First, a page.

User Login    
 + Register
PDQ Cleaning
News : Share The Harvest Gears Up For Hunting Season
Posted by Randy on 2013/11/5 6:06:16 (408 reads) News by the same author

The Share the Harvest program in Missouri provides a way for deer hunters to donate venison to the needy. This program is administered by the Conservation Federation of Missouri and the Missouri Department of Conservation.

Click to see original Image in a new window

In 2012, 6,244 hunters donated 318,115 pounds of venison.

Donating is easy. Simply take your deer to an approved meat processor and let the processor know how much venison you wish to donate. The processor will package the meat, which will be picked up by local sponsoring organizations and taken to a charitable agency for distribution.

Funds are available to help with processing costs when a whole deer is donated during all portions of the archery and firearms deer seasons. The Conservation Federation of Missouri reimburses processors a pre-determined amount for each whole deer donated. This allows processors to reduce processing fees to hunters. In addition, many processors have local money available that allows deer to be processed for free or at reduced cost. Be sure to contact individual processors to determine if funds are available. The cost of processing the deer is your responsibility when local funds to help cover the full cost are not available.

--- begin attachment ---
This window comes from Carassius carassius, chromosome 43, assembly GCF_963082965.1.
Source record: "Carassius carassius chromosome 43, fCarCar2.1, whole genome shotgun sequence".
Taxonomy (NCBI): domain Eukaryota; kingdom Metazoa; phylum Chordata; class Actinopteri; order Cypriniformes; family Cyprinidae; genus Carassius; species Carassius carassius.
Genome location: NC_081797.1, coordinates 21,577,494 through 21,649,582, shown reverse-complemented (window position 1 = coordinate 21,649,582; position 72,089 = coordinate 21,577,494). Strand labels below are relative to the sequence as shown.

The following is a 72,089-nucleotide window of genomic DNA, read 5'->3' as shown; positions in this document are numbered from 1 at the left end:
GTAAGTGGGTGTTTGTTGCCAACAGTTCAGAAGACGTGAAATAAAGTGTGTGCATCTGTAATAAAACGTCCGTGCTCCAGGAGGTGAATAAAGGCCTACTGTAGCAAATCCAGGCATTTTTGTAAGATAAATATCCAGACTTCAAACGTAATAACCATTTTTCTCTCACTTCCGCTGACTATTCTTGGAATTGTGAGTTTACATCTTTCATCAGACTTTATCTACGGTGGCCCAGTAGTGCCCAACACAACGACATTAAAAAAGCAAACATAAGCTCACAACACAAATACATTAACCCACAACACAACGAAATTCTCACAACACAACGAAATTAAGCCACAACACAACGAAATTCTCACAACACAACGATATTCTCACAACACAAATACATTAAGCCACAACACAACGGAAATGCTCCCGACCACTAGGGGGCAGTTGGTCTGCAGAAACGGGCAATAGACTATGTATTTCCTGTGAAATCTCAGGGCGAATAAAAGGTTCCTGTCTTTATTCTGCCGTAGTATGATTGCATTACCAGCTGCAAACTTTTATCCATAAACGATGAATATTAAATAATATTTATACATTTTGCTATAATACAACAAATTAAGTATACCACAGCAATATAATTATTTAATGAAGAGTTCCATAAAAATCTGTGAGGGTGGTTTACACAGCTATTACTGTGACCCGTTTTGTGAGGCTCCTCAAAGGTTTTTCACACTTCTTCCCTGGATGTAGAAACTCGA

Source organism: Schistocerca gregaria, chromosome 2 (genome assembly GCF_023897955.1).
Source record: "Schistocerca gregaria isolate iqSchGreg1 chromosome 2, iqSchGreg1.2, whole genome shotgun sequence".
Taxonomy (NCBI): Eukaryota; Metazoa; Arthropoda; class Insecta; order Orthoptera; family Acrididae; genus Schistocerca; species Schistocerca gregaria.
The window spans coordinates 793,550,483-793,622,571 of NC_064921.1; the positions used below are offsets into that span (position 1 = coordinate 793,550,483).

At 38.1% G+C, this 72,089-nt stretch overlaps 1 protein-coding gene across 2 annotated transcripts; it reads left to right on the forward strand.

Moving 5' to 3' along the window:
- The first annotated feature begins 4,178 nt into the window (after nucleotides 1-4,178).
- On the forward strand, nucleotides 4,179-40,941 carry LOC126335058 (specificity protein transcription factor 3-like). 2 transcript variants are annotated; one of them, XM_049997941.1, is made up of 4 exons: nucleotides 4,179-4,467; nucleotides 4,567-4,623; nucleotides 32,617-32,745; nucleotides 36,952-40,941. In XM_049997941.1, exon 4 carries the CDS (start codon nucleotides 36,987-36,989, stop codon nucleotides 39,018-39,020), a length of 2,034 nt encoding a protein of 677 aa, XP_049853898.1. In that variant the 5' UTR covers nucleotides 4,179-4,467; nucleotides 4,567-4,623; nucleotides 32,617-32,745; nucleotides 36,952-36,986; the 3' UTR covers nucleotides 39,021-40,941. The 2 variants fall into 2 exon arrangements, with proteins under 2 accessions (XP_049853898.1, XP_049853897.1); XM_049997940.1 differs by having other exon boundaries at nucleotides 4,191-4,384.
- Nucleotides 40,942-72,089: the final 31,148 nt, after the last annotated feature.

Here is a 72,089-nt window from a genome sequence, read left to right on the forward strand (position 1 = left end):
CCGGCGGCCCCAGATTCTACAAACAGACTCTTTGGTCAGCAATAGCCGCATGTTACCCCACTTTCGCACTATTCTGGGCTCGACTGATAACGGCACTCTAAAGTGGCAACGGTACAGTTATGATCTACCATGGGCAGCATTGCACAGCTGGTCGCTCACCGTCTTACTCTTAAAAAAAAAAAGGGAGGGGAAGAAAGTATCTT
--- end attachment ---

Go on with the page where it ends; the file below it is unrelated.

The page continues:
During the urban zones portion, the entire processing cost for whole deer donations is paid by the Conservation Federation of Missouri and local sponsors. To have processing costs covered during the urban zones portion, you must take your deer to a participating processor in the urban zones area. Not every processor listed in the table participates in this portion. For a list of those that do, contact your regional Conservation Department office.

Many families and individuals have no dependable source of protein in their diets. Red meat can provide that important component. Deer is a valuable source of protein; but, unlike most red meat, it is unusually low in fat. Through Share the Harvest, Missouri hunters can help provide this part of the daily diet.

Many people in Missouri can benefit from this program. Families or individuals simply have to contact a participating distributing agency; the agency will allocate the venison according to its supply.

It's easy to donate. Hunters take their deer to an approved processing plant and simply tell the processor how much venison they wish to donate. The hunter has the option of donating a few pounds or the whole deer. There is no price reduction for partial donations. The processor then packages and stores the meat until it’s transported to a distributing agency by the coordinator. Agencies receiving venison will distribute it to ensure that all venison is used and is goes to where it serves the greatest need.
Price reduction program for whole-deer donations